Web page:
• Health & well-being
  • CPD for employees
  • Supply chain audits
  • (Inter)national cooperation
  • Compliance
  • Supervision, management & control structures
  • Reputation management
  • Diversity

Nevertheless, consensus on a standardized, universal set of criteria is already within sight. Back in 2006, a UN initiative called Principles of Responsible Investment formulated six key aspirational principles. In 2020, the EU introduced the EU taxonomy for sustainable activities, followed by the EU Taxonomy Climate Delegated Act in April 2021 as part of its aim to create a standardized, pan-European system for sustainable products. The EU taxonomy also includes a Sustainable Finance Package aimed explicitly at the financial sector. This could make it possible to define strict legal requirements, which would in turn add transparency to the issue of ESG compliance.

Criticisms of ESG criteria

A universal classification system and greater transparency are both essential in order to counter central points of criticism leveled at ESG criteria used to date. At present, companies in different sectors can select different KPIs to measure ESG compliance, which has led to sustainability rating agencies being commissioned to produce ratings for specific aspects only, while disregarding a company’s full sustainability record. This system is prone to conflicts of interest.

These best-in-class ratings enable companies to compare themselves against other players in their sector – usually with very favorable outcomes. The fact that companies can exclude less ideal aspects of their offering entirely allows means they can present themselves as paragons of social and environmental responsibility, leaders on the issue in their sector, even though their approach is less sustainable overall. Consequently, the current system is often criticized as facilitating greenwashing.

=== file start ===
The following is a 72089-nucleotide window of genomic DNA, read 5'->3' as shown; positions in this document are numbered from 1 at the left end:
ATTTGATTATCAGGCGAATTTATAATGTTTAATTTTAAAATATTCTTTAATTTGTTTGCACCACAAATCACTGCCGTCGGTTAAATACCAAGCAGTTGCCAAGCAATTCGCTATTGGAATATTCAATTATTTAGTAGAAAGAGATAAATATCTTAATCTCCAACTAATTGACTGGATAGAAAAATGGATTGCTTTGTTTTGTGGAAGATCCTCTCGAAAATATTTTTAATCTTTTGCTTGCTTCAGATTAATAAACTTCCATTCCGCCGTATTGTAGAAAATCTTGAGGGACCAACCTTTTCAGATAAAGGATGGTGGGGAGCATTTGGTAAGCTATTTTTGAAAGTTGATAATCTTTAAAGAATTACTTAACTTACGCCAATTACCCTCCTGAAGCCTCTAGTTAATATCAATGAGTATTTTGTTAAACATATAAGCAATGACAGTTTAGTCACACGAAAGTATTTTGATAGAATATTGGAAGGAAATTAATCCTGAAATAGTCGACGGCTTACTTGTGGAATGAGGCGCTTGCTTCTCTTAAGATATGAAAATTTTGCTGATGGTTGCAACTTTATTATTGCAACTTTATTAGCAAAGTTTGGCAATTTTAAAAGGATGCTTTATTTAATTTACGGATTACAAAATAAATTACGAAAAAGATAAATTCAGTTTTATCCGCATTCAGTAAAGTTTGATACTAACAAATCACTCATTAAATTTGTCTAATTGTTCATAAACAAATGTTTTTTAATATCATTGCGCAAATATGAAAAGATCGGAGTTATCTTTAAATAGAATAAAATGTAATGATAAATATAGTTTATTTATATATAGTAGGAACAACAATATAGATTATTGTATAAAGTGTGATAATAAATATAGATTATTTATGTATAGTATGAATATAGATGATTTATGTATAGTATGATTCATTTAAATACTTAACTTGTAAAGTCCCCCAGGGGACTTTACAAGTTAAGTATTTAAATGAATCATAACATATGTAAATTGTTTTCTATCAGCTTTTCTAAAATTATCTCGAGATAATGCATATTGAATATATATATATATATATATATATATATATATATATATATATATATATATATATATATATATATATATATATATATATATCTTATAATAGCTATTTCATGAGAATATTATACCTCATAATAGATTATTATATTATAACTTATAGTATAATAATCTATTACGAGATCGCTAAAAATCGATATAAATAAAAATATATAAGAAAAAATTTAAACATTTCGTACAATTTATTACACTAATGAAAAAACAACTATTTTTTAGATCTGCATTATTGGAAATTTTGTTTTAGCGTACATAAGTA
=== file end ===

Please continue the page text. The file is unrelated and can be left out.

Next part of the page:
Software for ESG reporting

Future classification systems will aim to prevent such issues. Companies hoping to obtain certification under new ESG classification systems now face the issue of implementing ESG regulations and measuring their performance in these areas. It is certainly worthwhile given the rising general interest in ESG-compliant investments and evidence of investors actively seeking out such investments, which could cause companies that ignore ESG criteria to miss out on valuable investor capital. Furthermore, improvements in relation to occupational safety and environmental standards ultimately benefit the entire company. Maintaining a transparent and trackable overview of the implementation of ESG criteria is certainly a challenge. It is therefore often well worth introducing a software solution capable of covering the reporting requirements for environmental, social and governance aspects. A centralized software solution that enables you to manage information and automate workflows both supports and simplifies reporting, inherently improving sustainability in production processes. As a result, companies can easily integrate ESG criteria reporting and monitor their performance.

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Overview of key points

  • Universal ESG criteria are set to be introduced in the next few years

  • ESG criteria help to increase transparency and improve sustainability

  • Environmentally and socially responsible companies can position themselves as more attractive employers and business partners

  • Software supports the integration and reporting of sustainability/ESG criteria

 

A universal ESG classification has the potential to lay foundations for increased social and ecological investments while also incentivizing companies to fulfill these criteria – and thus to do their part to create a responsible future for everyone.